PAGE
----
27 And there followed him a great multitude of the people and of women who were mourning and lamenting for him. 28 But turning to them Jesus said, “Daughters of Jerusalem, do not weep for me, but weep for yourselves and for your children. 29 For behold, the days are coming when they will say, ‘Blessed are the barren and the wombs that never bore and the breasts that never nursed!’ 30 Then they will begin to say to the mountains, ‘Fall on us,’ and to the hills, ‘Cover us.’ 31 For if they do these things when the wood is green, what will happen when it is dry?” Luke 23:27-31
There were throngs of commoners, local women who were unknown, shrieking and mourning over the torn Man stumbling by. Some hid their eyes from the suffering, but those who dared to look wailed with grief and fright. The story of Jesus’s torture had spread like wildfire as injustice burned fear deep within their souls.
The self-proclaimed Messiah seemed to always surround Himself with ordinary people, and now, too, even on His execution day, He engaged nameless individuals in the crowd.
To their surprise, Jesus turned. He turned and looked right at them and predicted their suffering. “Your city,” He warned, “your city will be destroyed. Weep for your future. Weep for your children’s future. You will seek refuge from destruction and have to flee from what’s familiar to find it.”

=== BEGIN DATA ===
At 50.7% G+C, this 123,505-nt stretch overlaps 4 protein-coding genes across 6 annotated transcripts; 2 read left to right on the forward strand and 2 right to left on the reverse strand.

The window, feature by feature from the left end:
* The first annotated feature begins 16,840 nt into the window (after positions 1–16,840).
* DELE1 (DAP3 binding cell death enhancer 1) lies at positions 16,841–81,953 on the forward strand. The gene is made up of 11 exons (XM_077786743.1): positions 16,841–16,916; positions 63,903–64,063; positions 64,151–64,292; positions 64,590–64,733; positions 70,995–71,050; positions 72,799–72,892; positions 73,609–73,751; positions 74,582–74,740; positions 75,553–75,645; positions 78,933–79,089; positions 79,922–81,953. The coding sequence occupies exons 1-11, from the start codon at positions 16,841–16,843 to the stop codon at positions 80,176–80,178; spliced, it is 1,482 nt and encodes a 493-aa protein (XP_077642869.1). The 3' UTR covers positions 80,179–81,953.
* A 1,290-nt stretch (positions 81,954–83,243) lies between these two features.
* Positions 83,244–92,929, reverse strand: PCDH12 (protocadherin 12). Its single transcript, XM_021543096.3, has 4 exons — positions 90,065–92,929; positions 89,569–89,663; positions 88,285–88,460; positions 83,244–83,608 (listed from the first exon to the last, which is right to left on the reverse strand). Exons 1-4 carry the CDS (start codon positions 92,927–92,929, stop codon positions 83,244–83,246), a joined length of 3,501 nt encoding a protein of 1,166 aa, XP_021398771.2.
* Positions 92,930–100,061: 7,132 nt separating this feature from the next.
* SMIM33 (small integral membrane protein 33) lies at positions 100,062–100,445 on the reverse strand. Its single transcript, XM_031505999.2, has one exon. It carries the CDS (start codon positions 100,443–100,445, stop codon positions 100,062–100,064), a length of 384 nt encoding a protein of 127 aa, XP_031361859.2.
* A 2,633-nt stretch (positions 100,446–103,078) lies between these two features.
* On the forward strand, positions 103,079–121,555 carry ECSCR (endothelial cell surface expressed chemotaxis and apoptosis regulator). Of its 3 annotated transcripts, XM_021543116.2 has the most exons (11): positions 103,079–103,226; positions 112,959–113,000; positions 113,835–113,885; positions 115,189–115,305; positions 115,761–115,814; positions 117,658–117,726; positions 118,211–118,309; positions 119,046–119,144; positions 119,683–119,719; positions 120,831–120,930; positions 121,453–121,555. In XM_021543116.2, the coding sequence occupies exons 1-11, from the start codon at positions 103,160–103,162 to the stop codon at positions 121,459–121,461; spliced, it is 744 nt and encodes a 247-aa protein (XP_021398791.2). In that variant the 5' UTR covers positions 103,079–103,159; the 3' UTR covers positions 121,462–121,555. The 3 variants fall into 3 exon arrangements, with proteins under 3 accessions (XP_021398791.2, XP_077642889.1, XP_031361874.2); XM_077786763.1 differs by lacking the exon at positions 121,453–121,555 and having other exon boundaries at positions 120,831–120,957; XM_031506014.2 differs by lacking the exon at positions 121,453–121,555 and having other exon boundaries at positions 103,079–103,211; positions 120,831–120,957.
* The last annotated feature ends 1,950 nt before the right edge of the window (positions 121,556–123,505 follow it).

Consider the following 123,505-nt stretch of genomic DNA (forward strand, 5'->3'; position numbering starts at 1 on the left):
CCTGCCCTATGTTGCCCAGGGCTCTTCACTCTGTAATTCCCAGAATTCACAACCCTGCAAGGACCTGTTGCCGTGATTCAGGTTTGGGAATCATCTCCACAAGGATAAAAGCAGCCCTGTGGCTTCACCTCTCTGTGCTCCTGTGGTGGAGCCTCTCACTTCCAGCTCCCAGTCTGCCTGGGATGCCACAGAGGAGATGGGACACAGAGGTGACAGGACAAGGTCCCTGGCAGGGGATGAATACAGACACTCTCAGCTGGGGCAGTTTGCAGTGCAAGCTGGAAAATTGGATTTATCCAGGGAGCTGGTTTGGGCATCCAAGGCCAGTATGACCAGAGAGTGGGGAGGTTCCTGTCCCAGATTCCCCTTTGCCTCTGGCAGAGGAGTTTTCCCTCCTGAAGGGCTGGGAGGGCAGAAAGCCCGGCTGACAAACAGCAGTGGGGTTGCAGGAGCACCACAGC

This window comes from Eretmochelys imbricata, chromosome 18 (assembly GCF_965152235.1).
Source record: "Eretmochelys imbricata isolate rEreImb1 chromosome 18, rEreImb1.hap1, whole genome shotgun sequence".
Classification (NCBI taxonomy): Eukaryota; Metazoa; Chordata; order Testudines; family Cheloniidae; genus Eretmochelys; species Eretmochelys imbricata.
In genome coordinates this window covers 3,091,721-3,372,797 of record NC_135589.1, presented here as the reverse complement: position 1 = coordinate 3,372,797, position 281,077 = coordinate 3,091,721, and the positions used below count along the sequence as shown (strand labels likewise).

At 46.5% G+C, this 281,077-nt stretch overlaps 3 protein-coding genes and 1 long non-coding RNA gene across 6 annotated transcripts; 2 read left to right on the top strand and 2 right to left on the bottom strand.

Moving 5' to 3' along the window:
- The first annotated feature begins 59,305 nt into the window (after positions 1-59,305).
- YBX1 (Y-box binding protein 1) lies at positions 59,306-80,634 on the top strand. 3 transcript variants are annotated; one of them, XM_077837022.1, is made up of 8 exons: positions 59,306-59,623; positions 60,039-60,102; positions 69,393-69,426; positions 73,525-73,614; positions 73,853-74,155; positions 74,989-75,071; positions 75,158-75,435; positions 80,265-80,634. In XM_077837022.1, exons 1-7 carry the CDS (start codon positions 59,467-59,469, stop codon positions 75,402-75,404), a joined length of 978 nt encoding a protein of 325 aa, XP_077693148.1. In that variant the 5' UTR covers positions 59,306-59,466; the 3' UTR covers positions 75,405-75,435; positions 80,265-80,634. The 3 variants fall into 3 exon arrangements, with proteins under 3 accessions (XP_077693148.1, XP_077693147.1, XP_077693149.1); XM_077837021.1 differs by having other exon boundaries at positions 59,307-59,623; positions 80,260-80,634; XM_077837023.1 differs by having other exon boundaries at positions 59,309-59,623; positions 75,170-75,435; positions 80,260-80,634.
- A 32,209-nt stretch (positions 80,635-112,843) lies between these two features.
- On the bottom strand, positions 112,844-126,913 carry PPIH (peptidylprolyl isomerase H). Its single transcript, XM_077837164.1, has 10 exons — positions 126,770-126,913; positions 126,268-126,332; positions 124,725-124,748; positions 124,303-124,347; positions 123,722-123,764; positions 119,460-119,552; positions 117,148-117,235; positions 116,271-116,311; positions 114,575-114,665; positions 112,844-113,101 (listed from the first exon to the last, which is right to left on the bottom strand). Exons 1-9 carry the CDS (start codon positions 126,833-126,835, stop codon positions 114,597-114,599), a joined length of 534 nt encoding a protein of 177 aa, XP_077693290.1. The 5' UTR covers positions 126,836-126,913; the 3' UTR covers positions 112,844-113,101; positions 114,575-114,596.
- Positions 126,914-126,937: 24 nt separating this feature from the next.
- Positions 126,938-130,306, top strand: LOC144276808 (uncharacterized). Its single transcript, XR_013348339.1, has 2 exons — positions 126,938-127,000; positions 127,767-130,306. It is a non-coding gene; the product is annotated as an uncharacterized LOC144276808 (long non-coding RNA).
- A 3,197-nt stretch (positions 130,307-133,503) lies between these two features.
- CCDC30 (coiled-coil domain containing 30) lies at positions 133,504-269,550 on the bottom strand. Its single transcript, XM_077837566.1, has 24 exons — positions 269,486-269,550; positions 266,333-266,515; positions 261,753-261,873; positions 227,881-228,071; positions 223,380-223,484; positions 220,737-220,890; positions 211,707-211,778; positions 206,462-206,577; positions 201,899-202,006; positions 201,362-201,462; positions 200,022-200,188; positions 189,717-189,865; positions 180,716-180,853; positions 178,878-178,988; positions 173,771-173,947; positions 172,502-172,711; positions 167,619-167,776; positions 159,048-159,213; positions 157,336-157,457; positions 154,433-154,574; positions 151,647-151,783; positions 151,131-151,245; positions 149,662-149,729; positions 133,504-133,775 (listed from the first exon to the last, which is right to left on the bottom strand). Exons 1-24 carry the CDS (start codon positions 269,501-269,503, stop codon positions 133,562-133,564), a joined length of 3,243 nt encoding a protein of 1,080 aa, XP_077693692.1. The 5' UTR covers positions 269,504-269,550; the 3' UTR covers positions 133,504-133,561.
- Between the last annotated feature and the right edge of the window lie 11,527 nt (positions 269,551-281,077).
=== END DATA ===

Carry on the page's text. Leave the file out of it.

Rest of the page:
Predicting the destruction of Jerusalem that would later come in AD 70, Christ used His own suffering to teach about Jerusalem’s coming doom. City-dwellers and rural residents alike longed to be rescued from oppressive Roman rule. For years, they had begged God for a political leader only to meet a Messiah who spoke mysteriously about a world beyond what they could see. They wanted relief for their everyday, but He spoke of peace for eternity. They wanted an alternative to crooked laws, but He offered deliverance from their sin that was staining their choices and relationships and communion with Jehovah.
“You’ll have to flee what’s familiar…” Challenging them to consider a kingdom beyond what they could see, Jesus offered something bigger than even the Roman empire.
And He calls us, too. The Restorer of what’s broken calls us beyond what’s tangible, beyond our temporary comforts, in order to find healing.
It’s easy to forget, isn’t it? It’s easy to forget we were made for a different world. We imagine relief from this tangible world, but Christ’s deliverance is bread for the famished soul; it’s peace for the war waging within our heart and thought-patterns.
Are you begging for a change in circumstances? The Rescuer sees you and is offering to transform you.
photo source | steve halama